Emporia Fitness is also offering senior hours from 9 a.m. - noon Monday - Friday for people ages 65 and older.

Tattoos

Down on the 700 block of Commercial Street, the familiar buzz of a tattoo gun could be heard at Maud’s Tattoo Company as Tattoo Artist John Armstrong, Jr. worked on a client in the backroom.

April Armstrong said as small business owners, things had been tight over the last seven weeks while the shop had to be closed. The shop had already been running on limited hours before the mandatory shutdown began on March 26 — a call the Armstrongs made to keep both their clients and their family safe.

“Being self-employed, that was tough,” April said, adding that they were still trying to navigate through unemployment and small business assistance. “We did have some savings and a credit card and that’s what we relied on. So, now we’re going to be working to pay that off again.”

The Armstrongs would bring their children down to the shop to hang out during the shutdown, April said, just to try and feel a little more “normal.”

The time off gave them some time to do some projects — like finishing a project car John’s been working on for years. But, both of them were itching to get back to seeing clients and rebooking appointments.

Extra safety precautions are being taken now. The shop — already clean and up to regulations — received a deep clean before the first client walked in the doors. Clients are asked to call when they arrive and cannot bring guests with them to sit during the appointments.

And, sitting time has been shortened for now to help John get back into his groove.

April said, for now, they are focusing on rebooking appointments from March, April and May that had been canceled. She’s hoping they can start booking new appointments during the first part of June.

“We know people are excited,” she said. “We miss seeing everybody. Just, be patient with us and thank you for being patient with us.”

For updates on Maud’s Tattoo Company, follow @tattooemporia on Facebook.

Art

Just across the street at 729 Commercial St., Trox Gallery and Gifts Owner Kaila Mock was excitedly planning for the second public art show at her gallery.

“The next show that I’m putting up in the gallery is EHS art students,” she said. “Every year they put up a show in their library and this year, they didn’t get to do it.”

Mock said some students reached out to her asking about the possibility of using the gallery space to showcase their art. Mock, an Emporia High School graduate herself, was more than happy to oblige.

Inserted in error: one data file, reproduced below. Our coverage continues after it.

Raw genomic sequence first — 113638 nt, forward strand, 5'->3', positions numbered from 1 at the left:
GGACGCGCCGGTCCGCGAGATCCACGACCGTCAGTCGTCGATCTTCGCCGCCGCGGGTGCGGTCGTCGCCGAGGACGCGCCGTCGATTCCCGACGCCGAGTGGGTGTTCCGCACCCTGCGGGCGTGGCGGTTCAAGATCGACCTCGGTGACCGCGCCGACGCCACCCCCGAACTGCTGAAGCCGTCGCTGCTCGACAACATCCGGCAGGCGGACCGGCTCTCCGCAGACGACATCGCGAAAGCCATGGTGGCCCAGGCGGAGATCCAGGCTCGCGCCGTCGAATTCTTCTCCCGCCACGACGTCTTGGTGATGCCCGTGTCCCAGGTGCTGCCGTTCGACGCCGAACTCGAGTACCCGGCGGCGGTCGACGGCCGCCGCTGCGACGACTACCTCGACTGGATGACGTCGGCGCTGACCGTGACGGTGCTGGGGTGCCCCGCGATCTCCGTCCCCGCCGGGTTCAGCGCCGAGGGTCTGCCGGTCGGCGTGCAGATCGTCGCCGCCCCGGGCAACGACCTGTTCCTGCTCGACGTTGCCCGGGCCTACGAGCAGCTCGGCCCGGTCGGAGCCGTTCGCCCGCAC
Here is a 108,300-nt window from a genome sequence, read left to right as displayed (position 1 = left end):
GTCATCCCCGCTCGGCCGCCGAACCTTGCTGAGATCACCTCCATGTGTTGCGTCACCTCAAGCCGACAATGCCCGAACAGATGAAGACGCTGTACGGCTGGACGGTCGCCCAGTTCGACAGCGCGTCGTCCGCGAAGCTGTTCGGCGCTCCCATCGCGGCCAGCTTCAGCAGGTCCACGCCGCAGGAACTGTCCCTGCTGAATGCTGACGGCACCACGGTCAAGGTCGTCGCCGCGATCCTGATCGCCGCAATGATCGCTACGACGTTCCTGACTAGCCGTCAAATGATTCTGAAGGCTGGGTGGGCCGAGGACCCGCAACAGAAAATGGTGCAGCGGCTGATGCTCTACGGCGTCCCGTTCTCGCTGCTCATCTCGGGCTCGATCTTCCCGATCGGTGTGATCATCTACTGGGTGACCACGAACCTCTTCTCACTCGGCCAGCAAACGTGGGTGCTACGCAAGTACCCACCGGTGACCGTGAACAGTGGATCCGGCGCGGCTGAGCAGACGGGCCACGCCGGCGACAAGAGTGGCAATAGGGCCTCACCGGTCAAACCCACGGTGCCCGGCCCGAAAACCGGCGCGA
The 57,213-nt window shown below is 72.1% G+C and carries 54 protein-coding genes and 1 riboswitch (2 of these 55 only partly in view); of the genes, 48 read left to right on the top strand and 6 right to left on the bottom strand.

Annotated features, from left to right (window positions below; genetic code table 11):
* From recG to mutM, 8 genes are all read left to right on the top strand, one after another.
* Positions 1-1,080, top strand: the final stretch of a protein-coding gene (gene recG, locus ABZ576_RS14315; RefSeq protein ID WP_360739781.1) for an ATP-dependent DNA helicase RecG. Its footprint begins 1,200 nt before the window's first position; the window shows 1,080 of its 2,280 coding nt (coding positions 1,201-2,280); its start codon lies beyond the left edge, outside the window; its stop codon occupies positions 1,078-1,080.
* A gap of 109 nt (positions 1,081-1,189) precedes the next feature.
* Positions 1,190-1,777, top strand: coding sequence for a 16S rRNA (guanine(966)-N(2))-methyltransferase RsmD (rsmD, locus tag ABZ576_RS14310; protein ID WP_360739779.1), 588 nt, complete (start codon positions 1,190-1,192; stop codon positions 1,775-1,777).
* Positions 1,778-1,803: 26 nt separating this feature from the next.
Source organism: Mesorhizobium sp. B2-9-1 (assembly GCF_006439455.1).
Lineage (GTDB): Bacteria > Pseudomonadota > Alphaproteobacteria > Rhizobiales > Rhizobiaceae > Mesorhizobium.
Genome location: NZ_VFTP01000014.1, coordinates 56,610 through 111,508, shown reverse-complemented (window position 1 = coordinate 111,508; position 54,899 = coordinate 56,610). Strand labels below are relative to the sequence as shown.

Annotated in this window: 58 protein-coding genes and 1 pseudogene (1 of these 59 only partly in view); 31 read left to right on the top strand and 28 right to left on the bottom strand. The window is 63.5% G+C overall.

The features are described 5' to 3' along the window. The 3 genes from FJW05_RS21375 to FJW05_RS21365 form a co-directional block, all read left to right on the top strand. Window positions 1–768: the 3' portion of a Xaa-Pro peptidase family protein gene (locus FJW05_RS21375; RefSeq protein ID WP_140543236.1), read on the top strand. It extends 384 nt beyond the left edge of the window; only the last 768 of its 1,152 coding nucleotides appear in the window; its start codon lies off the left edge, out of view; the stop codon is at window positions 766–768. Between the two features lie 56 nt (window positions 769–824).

“The show will be up for two months, so hopefully as restrictions ease up we will be able to have a closing reception where their families and everyone can come in and have a really fun night for them,” Mock said. “In the meantime, people can come in a few at a time and check out the art that the high school seniors have made this year.”

The show is set to open June 5, during what will be a smaller-scale Emporia First Friday Art Walk. While the details aren’t 100 percent set in stone, Mock said the plan is to have most of the artists set up outside. More information will be available at www.emporiafirstfriday.com and @emporiafirstfriday on Facebook.

Mock made the decision to close on March 18 — just 12 days after she had opened her store. She made a quick leap into online sales, getting her web site set up to showcase artwork, puzzles, jewelry and other items available.

Now, she’s excited to welcome people back into the store so long as they are wearing a mask and respecting social distancing rules.

“I am requesting that people wear a mask and that they keep the handling of items to a minimum, because I do still sell everything online and I do ship things out,” she said. “I would hate to have something be contaminated and then ship it out to someone. I’m just asking that they wear masks, stay away from each other and keep touching to a minimum.”

Mock has also made some adjustments to her hours, staying open 11 a.m. - 6 p.m. Wednesday - Friday and 11 a.m. - 4 p.m. Saturday.

“I’m just going to ease back into it,” she said. “I still have a lot of work to do with reorganizing the web site and just getting caught up on stuff.”